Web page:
Most soft contact lenses sold today are disposable lenses: you wear them for a recommended number of days, and then throw them away and replace them with a fresh pair. Most disposable lenses are designed to be discarded and replaced monthly or every two weeks. But there are also daily disposable lenses that are designed to be discarded after being worn only once, eliminating the need for lens care products. Replacing your contacts frequently decreases the risk of lens deposits that can lead to discomfort and eye infections.

Daily wear or extended wear lenses

Daily wear lenses are contacts that must be removed before sleep. Extended wear lenses are contacts that have been approved by the FDA for continuous wear (24 hr/day) for up to 30 days. Wearing contact lenses during sleep — even extended wear lenses designed for this purpose — significantly increases the risk of eye infections. For this reason, most eye doctors recommend daily wear.

Single vision or multifocal lenses

Most contact lens wearers are under age 45 and see well with conventional “single vision” lenses that have the same power for seeing objects at all distances. But for people over age 40 who need a bifocal prescription, there are a variety of multifocal soft contact lenses to eliminate (or significantly reduce) the need for reading glasses. Multifocal contact lenses are available in GP and hybrid lens designs as well.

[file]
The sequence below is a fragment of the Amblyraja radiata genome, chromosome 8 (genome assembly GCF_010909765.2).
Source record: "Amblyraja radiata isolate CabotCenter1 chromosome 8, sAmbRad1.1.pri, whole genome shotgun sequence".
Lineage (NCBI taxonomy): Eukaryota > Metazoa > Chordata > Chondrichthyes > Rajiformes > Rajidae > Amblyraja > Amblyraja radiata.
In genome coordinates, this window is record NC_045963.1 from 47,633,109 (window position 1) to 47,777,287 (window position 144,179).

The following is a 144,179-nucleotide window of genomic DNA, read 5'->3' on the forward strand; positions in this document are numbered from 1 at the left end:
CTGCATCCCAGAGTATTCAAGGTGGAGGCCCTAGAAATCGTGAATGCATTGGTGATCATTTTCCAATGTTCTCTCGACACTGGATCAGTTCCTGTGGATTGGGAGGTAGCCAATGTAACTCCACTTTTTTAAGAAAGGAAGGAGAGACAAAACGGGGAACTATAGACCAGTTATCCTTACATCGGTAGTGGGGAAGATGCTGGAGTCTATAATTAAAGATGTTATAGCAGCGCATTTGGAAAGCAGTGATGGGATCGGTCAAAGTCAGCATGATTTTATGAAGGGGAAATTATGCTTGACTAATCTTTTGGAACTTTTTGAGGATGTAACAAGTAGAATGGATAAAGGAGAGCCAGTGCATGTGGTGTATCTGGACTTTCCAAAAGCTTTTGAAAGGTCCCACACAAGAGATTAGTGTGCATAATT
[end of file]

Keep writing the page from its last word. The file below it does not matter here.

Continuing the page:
Toric lenses for astigmatism

Toric soft lenses are hydrogel or silicone hydrogel lenses with a special design that corrects astigmatism as well as nearsightedness or farsightedness. These lenses have two types of lens power — a “sphere” power to correct nearsightedness or farsightedness, and a “cylinder” power to correct astigmatism — and a special design to keep the astigmatism power aligned properly. (GP and hybrid contacts can correct common types of astigmatism without a toric design.)

Color and special-effect lenses

Soft lenses also are available in colors to enhance the color of your eyes or change them from brown to blue, green or a variety of other attractive colors.

For an even more dramatic change in appearance, there also is a wide variety of special-effect soft contact lenses that can make you look like an alien, a vampire, or some other startling creature.

Color and special-effect contact lenses also are available without refractive power for people who don’t need corrective eyewear and simply want to change the appearance of their eyes. Like contact lenses with corrective power, however, contact lenses worn for cosmetic purposes only must be fitted and prescribed by a licensed eye care provider, properly cleaned and stored, and worn and replaced as specified by the prescriber.

Which Contacts Are Best for You?

The first step in determining the best contact lenses for your needs is to have a comprehensive eye exam with your eye care provider. During this exam, your doctor will perform a number of tests that will determine if you are a good candidate for contact lens wear.

In some cases, conditions like dry eyes or allergies must be successfully treated before contact lens wear is recommended. But with today’s modern lens materials and designs — in particular, with the availability of daily disposable contact lenses in several designs, including toric lenses for astigmatism and multifocal lenses for age-related loss of near vision — most people can wear contact lenses successfully, whether it’s for full-time daily wear, for sports and other outdoor activities, or for special occasions.